.Net Framework SDK includes it. This utility can show which CLR versions installed on a machine & which version of clr is being used by processes currently running on the manchine by using -all switch. anothe switch is process id.
AssemblyLinker.exe. Used to link the assemblies(multiple assemblies into single assemble). grouping the modules in assembly.
Its the tool that ships with the .NET Framework SDK. This tool compiles all of an assembly’s IL code into native code and saves the resulting native code to a file on disk. At runtime, when an assembly is loaded, the CLR automatically checks to see whether a precompiled version of the assembly also exists, and if it does, the CLR loads the precompiled code so that no compilation is required at runtime. But the navtive code produced by NGen.exe is not higly optimized as JIT Compiler produced code. The NGen'd files can get out of sysnc because the characteristics of the Ngen'd files depend on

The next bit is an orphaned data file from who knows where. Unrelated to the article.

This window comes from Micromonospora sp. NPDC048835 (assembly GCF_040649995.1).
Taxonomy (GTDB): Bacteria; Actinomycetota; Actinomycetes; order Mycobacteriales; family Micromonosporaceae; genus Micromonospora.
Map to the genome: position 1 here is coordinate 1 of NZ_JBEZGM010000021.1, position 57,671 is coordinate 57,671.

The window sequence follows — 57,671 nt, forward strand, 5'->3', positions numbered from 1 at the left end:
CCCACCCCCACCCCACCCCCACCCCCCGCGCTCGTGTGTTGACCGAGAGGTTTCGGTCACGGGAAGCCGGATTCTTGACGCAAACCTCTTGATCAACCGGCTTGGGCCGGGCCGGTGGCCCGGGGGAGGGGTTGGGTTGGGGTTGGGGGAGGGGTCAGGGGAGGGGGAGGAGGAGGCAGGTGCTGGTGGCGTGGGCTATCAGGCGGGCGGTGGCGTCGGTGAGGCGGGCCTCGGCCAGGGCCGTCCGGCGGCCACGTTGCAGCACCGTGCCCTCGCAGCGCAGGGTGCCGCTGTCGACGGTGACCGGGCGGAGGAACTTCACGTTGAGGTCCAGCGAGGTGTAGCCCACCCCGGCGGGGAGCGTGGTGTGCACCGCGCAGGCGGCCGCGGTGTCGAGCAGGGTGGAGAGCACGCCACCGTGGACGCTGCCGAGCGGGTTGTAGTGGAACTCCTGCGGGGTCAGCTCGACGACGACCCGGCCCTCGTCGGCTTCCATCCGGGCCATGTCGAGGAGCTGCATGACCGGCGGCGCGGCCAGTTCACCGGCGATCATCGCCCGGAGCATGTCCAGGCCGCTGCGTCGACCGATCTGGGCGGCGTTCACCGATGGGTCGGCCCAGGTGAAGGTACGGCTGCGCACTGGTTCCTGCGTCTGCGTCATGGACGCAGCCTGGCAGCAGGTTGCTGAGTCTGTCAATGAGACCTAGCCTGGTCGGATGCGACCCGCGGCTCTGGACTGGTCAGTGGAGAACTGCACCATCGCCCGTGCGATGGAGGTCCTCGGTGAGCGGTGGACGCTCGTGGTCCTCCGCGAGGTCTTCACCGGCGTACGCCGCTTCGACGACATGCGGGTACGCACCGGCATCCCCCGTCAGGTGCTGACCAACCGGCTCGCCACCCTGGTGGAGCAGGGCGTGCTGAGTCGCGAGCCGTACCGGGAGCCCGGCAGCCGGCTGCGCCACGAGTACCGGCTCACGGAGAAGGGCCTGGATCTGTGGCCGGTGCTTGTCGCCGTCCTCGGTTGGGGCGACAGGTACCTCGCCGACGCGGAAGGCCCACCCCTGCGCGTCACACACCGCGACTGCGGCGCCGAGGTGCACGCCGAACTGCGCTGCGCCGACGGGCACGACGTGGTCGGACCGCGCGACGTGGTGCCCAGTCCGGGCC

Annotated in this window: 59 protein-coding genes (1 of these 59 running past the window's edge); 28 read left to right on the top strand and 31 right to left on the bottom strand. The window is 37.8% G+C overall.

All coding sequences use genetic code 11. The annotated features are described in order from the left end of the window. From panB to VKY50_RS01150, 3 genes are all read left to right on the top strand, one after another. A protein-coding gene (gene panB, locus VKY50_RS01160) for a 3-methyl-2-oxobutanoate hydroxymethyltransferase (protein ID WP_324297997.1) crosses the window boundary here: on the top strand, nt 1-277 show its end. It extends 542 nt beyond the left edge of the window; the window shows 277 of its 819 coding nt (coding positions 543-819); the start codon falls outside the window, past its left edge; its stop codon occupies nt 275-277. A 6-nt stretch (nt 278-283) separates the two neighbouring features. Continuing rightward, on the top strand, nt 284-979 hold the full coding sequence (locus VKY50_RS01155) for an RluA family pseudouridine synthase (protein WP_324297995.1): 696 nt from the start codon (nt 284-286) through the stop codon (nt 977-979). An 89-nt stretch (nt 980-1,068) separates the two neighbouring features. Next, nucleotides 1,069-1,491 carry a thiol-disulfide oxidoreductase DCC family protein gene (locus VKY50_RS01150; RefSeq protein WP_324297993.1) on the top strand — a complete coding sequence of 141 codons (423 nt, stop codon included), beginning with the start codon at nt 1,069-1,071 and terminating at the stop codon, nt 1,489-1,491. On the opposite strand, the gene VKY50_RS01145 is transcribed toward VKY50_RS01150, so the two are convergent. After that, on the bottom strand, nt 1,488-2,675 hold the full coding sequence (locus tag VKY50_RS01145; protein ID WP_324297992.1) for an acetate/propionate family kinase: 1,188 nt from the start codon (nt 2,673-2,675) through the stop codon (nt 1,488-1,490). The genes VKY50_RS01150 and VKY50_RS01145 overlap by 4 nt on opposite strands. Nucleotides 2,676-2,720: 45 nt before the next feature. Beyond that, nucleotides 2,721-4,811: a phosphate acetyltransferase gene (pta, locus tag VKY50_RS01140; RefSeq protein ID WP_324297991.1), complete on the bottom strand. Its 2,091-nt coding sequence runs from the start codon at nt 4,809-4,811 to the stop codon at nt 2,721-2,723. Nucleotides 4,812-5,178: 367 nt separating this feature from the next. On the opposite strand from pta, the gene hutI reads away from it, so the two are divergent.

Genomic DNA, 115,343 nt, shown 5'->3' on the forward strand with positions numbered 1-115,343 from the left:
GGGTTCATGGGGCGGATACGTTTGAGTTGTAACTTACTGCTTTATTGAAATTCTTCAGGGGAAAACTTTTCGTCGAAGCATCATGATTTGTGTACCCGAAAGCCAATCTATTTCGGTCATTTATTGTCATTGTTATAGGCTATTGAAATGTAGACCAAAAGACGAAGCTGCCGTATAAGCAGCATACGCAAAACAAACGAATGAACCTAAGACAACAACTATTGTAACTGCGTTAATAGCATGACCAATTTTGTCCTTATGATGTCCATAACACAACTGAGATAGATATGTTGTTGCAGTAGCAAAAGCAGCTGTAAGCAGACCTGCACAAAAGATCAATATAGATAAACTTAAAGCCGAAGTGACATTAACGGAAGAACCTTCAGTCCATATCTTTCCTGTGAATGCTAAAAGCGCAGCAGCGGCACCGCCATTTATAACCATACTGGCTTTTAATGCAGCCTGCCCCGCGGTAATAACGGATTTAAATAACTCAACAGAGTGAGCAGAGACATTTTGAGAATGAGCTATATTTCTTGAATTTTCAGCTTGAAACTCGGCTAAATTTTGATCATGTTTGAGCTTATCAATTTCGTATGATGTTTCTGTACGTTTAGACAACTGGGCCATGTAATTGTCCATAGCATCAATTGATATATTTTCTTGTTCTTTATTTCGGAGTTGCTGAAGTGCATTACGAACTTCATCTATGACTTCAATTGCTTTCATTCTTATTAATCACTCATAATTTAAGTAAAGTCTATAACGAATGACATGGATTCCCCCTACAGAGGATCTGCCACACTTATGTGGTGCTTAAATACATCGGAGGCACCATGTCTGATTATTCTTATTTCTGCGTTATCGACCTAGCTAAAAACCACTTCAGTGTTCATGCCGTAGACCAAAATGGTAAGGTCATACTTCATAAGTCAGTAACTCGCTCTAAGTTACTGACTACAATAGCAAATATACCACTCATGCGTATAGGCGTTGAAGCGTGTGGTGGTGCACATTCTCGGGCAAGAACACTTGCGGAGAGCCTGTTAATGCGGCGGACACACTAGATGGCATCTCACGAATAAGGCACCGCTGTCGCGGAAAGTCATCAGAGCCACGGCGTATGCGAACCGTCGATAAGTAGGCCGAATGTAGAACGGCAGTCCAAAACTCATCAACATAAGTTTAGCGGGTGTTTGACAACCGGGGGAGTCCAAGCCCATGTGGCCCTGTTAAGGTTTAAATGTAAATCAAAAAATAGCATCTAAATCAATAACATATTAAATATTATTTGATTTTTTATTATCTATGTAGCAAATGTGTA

CLR Version, CPU type, Windows OS Version, Assembly's identity module version ID (MVID - This changes when recompiling), Referenced Assemblys versionIDs, Security (SkipVerification , declarative link-time declarative inheritance.)
It examines all of an assembly’s methods and notifies you of any methods that contain unsafe code. You may want to consider running PEVerify.exe on assemblies that you are referencing; this will let you know if there may be roblems running your application via the intranet or Internet.
Whenever I get chance I’ll try to write a separate blog for each tool with examples listed above.